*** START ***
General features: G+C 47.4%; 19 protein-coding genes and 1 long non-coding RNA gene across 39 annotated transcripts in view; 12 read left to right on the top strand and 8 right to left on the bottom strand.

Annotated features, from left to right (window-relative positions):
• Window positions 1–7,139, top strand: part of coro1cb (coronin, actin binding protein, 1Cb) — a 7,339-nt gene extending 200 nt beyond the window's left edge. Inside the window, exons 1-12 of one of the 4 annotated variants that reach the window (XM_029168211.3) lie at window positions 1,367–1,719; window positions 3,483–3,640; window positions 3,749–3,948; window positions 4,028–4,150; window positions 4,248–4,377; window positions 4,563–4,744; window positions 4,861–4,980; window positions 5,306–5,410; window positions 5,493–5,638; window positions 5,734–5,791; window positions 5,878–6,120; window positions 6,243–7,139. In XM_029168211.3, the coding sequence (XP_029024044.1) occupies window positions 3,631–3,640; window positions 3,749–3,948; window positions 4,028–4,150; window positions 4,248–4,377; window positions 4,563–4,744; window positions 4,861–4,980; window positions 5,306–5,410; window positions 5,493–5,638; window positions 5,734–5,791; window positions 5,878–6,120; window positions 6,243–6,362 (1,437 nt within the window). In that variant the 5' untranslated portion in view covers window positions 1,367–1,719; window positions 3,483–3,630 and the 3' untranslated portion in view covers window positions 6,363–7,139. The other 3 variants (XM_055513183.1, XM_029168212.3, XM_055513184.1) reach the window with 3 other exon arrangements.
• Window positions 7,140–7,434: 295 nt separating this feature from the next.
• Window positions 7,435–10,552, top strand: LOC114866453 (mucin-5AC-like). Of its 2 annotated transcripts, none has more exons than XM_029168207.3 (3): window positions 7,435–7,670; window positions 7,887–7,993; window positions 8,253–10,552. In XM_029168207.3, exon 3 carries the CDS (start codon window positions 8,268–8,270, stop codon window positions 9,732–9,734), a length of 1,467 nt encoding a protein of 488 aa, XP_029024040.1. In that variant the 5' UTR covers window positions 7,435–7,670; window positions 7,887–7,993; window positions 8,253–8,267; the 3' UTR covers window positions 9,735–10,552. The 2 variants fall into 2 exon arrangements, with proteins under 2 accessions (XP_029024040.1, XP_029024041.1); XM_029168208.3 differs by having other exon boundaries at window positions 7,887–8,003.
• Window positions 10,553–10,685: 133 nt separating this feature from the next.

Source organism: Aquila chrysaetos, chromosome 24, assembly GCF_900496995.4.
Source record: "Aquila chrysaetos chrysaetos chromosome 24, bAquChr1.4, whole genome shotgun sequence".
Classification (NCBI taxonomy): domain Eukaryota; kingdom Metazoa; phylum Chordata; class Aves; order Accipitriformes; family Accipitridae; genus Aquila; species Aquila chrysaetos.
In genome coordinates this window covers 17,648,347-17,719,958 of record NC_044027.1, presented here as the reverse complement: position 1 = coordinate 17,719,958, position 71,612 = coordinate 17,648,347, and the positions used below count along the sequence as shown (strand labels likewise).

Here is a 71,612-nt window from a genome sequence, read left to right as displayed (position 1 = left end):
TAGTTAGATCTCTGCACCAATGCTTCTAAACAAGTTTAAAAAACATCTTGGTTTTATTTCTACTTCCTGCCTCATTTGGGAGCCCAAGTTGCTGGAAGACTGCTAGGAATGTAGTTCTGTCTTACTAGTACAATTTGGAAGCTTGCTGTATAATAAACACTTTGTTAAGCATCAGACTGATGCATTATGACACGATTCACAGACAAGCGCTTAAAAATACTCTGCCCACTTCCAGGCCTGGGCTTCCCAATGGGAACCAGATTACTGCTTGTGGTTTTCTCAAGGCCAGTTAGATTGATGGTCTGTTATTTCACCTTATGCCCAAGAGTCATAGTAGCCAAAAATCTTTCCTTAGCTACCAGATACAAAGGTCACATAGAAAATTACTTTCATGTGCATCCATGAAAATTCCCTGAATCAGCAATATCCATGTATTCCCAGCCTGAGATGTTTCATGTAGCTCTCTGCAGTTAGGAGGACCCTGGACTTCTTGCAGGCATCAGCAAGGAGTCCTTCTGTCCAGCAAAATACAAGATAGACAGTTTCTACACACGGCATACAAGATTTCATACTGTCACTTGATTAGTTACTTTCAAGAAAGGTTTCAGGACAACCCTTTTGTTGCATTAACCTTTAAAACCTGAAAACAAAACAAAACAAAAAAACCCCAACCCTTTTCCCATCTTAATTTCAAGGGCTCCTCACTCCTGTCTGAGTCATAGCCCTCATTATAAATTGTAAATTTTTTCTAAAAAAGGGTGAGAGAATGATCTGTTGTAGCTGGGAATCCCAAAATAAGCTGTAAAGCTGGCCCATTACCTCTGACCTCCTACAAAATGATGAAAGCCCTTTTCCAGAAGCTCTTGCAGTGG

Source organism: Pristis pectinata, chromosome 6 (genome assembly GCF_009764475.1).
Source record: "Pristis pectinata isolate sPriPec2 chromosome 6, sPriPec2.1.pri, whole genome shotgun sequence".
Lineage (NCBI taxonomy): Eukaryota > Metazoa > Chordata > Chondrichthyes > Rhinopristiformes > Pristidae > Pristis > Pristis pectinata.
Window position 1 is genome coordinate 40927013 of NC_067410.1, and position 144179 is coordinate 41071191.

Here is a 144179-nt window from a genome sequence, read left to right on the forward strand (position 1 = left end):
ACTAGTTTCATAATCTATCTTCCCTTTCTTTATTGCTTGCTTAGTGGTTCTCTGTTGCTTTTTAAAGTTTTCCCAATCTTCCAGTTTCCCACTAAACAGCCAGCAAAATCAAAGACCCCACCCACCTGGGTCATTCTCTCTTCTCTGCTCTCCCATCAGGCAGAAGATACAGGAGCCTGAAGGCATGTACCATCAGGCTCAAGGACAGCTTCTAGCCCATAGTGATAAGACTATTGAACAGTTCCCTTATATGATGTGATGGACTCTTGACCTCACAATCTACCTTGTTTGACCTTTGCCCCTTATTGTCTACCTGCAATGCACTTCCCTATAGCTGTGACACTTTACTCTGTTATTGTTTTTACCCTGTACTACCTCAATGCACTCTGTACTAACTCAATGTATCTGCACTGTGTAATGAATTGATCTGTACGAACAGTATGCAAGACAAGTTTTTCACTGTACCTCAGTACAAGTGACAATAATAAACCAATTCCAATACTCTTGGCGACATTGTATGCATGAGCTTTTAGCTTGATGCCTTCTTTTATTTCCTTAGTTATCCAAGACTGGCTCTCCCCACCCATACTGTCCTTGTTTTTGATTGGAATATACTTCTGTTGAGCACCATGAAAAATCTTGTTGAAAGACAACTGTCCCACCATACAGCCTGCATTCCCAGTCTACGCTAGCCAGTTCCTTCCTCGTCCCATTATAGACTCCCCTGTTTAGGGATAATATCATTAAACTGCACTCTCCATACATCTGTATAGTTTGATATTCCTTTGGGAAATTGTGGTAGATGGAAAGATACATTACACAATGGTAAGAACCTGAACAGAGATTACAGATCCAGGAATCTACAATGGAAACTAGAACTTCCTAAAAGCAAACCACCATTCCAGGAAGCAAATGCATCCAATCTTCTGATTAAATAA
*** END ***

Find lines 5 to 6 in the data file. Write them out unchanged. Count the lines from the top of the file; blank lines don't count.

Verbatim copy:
• Window positions 7,435–10,552, top strand: LOC114866453 (mucin-5AC-like). Of its 2 annotated transcripts, none has more exons than XM_029168207.3 (3): window positions 7,435–7,670; window positions 7,887–7,993; window positions 8,253–10,552. In XM_029168207.3, exon 3 carries the CDS (start codon window positions 8,268–8,270, stop codon window positions 9,732–9,734), a length of 1,467 nt encoding a protein of 488 aa, XP_029024040.1. In that variant the 5' UTR covers window positions 7,435–7,670; window positions 7,887–7,993; window positions 8,253–8,267; the 3' UTR covers window positions 9,735–10,552. The 2 variants fall into 2 exon arrangements, with proteins under 2 accessions (XP_029024040.1, XP_029024041.1); XM_029168208.3 differs by having other exon boundaries at window positions 7,887–8,003.
• Window positions 10,553–10,685: 133 nt separating this feature from the next.